Words of comfort for the grieving investor


Perhaps the most difficult of investment lessons is that inaction is often the best action.

Elizabeth Kübler-Ross, a Swiss doctor who worked with the terminally ill, analysed characteristic human reactions to loss or bereavement. Her approach, used today by counsellors around the world, also describes how people behave when dumped by their partner, when they are fired and when they lose their wallets. The analysis is also relevant to market responses to financial blow-outs, from the South Sea bubble to the structured debt crisis.

The first stage is one of shock and denial. “You can’t be leaving me!” “We’re still dancing,” said Chuck Prince, unaware that this was his last waltz: those who remember Walter Wriston’s comment that “countries can’t go broke” will realise that a gift for the memorably unfortunate phrase seems a necessary requirement for the top job at Citigroup.

Shock and denial is followed by anger, as victims seek someone to blame for their misfortune. The anger of the jilted lover or sacked employee has an obvious target: the ill or bereaved must just be angry with the world. The financial community can point the finger at central bankers, or their regulators: the function of the state is to have the prescience we lack and the resources to save us from our own mistakes.

It is always useful to find scapegoats, such as Stan O’Neal from Merrill Lynch and Chuck Prince. Worse will follow: no bubble ends without a few men moving from boardroom to prison. Some still believe that the travails of the market in the wake of the dotcom bubble were not the consequence of a decade of corporate excess, but the fault of a few corrupt individuals.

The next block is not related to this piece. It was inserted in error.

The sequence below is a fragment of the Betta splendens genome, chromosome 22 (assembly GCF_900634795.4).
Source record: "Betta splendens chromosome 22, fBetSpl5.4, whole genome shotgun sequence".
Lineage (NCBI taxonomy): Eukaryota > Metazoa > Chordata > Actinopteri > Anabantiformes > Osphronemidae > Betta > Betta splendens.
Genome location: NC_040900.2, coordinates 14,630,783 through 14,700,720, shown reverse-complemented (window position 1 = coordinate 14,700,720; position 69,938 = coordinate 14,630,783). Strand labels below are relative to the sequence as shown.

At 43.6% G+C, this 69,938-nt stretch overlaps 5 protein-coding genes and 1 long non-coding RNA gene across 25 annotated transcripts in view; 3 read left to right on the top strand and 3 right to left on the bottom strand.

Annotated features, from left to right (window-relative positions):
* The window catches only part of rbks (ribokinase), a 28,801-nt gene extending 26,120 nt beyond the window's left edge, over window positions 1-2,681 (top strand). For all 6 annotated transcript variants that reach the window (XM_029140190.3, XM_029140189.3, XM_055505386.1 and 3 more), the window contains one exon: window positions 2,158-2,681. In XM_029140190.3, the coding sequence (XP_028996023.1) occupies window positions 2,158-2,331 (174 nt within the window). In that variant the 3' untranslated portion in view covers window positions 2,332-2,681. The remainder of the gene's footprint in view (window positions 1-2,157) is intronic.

In the present credit crisis, most people are still at stages of denial and anger. They are reluctant to accept that the demand for structured products generated a supply of irresponsible credit across all sectors of the world economy and attribute the problems to bad lending practices specific to US subprime mortgage markets. They espouse the theory of the few bad apples, aggravated by the failure of regulators.

But others are already moving on to the third phase. The victim tries to bargain. Perhaps we can still be friends. Many religious edifices have been constructed by those who promised God a favour if only they were spared. The faltering superfund is the first element in the process of negotiation. Not necessarily a hopeless one: while praying for deliverance from plague or tempest is usually futile, man-made perils can often be diminished through bargaining.

But the outcome of such a process is rarely adequate to stave off depression, the fourth phase. Depression in individuals is often associated with apathy – pointless inactivity. Depression in companies is more commonly associated with pointless activity: recrimination, restructuring and layoffs. But depression gives way to acceptance. The bereaved build their new lives, the once disconsolate find new partners. The irrepressible ingenuity of the financial services industry finds new products to sell to a new generation of punters.

Sometimes the stages follow each other rapidly. The Northern Rock saga evolved in short order from denial through anger and is now in the bargaining phase. Negotiation might produce a resolution: if not, the institution will pass quickly into phases four and five. The aftermath of Japan’s asset bubble, by contrast, was a depression that lasted a decade; while the American temperament seemed to allow the dotcom bubble aftermath to pass from anger to acceptance much more quickly.

But most counsellors believe that evolution through the phases of grief must be allowed to take a natural course. Individuals find acceptance at their own pace and so will the market. The effective adviser can only watch supportively – the commonest mistake in handling crises of loss is to respond to anger or negotiation. The wise advice to the observer, hard to follow, is to do and say very little.

So it is for successful investors. Perhaps the most difficult of investment lessons is that inaction is often the best action. I do not think Kübler-Ross aimed to recommend financial strategies. But sell on denial, buy on depression, is the clear implication of her analysis.

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